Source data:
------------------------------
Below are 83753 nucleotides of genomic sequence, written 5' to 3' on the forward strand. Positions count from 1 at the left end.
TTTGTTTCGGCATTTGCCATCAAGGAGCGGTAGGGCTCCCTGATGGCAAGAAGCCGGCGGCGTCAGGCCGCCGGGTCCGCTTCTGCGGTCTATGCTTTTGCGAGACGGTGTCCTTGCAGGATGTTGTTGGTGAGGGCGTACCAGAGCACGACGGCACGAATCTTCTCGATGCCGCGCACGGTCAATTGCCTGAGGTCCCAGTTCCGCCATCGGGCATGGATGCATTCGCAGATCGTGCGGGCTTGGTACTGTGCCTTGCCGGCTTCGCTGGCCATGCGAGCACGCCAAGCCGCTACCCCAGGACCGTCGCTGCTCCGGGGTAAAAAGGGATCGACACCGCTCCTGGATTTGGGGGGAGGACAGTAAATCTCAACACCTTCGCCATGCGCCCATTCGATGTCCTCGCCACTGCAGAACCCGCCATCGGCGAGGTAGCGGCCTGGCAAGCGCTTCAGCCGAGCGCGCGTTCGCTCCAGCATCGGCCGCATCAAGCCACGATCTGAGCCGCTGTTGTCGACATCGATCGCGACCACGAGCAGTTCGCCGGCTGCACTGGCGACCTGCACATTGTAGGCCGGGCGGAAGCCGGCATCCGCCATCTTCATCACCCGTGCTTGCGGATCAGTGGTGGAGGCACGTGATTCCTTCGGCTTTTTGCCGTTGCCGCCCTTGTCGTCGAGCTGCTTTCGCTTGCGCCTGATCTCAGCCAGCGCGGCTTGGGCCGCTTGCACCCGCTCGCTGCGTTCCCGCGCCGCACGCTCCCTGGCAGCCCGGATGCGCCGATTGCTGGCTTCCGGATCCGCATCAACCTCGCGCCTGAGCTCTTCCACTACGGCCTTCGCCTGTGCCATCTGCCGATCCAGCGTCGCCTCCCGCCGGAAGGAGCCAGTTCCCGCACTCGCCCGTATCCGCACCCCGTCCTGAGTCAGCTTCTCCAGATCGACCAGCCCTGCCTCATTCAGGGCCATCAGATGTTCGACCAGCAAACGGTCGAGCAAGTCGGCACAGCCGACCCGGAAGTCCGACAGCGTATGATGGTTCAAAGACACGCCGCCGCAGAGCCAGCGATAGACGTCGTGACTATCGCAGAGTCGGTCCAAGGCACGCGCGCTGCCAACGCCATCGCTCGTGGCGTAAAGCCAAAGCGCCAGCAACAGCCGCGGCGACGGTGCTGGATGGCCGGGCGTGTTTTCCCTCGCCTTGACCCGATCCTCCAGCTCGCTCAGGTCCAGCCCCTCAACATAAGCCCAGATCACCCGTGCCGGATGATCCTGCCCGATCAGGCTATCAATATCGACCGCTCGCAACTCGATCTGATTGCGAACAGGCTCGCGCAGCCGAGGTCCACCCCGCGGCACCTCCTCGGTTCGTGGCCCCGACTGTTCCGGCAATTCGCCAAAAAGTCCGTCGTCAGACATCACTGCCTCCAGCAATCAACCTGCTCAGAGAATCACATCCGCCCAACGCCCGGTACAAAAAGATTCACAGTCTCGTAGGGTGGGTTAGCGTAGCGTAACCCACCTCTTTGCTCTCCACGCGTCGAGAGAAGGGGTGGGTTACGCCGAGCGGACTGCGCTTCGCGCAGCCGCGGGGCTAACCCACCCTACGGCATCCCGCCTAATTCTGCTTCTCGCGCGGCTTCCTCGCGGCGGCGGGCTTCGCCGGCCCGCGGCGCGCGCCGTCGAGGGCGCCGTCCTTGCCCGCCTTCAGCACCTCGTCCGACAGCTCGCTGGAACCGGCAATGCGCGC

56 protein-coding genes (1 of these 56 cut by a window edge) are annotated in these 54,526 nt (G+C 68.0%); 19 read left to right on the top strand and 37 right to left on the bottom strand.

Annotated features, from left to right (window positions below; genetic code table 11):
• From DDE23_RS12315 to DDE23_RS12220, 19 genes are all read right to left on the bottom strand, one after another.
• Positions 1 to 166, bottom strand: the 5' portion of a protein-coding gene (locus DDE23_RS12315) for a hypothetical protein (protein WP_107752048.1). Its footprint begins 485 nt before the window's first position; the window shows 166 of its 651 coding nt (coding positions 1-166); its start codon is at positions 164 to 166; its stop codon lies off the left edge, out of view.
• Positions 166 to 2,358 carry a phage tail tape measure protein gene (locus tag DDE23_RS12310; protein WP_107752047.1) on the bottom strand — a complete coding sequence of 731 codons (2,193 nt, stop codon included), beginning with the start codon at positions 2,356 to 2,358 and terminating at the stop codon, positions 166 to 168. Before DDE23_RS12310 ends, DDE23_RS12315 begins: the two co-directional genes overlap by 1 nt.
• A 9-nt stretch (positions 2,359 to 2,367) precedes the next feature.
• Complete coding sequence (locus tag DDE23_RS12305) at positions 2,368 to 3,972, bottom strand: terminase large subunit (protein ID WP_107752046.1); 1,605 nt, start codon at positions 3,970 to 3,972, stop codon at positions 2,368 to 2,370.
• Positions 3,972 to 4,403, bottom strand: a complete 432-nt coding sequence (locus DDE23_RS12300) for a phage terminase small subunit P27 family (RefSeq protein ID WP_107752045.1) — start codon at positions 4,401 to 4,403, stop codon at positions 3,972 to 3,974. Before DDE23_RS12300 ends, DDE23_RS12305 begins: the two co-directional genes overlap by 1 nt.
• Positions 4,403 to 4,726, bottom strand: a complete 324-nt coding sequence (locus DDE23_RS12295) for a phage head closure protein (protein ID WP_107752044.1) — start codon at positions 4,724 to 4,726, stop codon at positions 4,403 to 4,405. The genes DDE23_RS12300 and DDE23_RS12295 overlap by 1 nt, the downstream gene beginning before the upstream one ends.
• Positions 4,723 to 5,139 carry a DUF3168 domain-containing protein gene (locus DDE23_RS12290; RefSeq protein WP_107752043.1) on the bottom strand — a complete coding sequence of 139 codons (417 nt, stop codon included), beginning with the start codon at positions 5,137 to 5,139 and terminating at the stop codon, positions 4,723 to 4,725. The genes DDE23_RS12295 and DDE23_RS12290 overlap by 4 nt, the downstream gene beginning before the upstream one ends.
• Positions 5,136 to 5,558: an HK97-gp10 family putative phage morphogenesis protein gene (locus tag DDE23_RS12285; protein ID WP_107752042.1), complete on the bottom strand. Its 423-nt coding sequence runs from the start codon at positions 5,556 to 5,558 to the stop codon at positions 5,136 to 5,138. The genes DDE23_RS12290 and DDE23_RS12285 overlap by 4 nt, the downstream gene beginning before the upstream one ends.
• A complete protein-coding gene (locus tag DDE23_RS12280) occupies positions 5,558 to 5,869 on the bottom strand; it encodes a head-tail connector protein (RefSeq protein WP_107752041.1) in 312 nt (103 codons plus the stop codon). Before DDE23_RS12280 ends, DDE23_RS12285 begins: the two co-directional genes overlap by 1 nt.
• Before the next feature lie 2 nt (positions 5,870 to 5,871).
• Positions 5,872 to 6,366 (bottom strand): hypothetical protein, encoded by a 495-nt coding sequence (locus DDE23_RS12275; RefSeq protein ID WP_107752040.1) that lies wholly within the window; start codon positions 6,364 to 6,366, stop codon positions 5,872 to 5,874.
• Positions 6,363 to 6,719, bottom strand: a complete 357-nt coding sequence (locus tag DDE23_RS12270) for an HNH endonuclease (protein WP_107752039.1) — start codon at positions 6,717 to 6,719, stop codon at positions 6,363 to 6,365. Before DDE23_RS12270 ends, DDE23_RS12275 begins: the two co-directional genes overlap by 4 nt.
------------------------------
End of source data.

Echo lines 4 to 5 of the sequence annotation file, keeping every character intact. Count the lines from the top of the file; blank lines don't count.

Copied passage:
Annotated features, from left to right (window positions below; genetic code table 11):
• From DDE23_RS12315 to DDE23_RS12220, 19 genes are all read right to left on the bottom strand, one after another.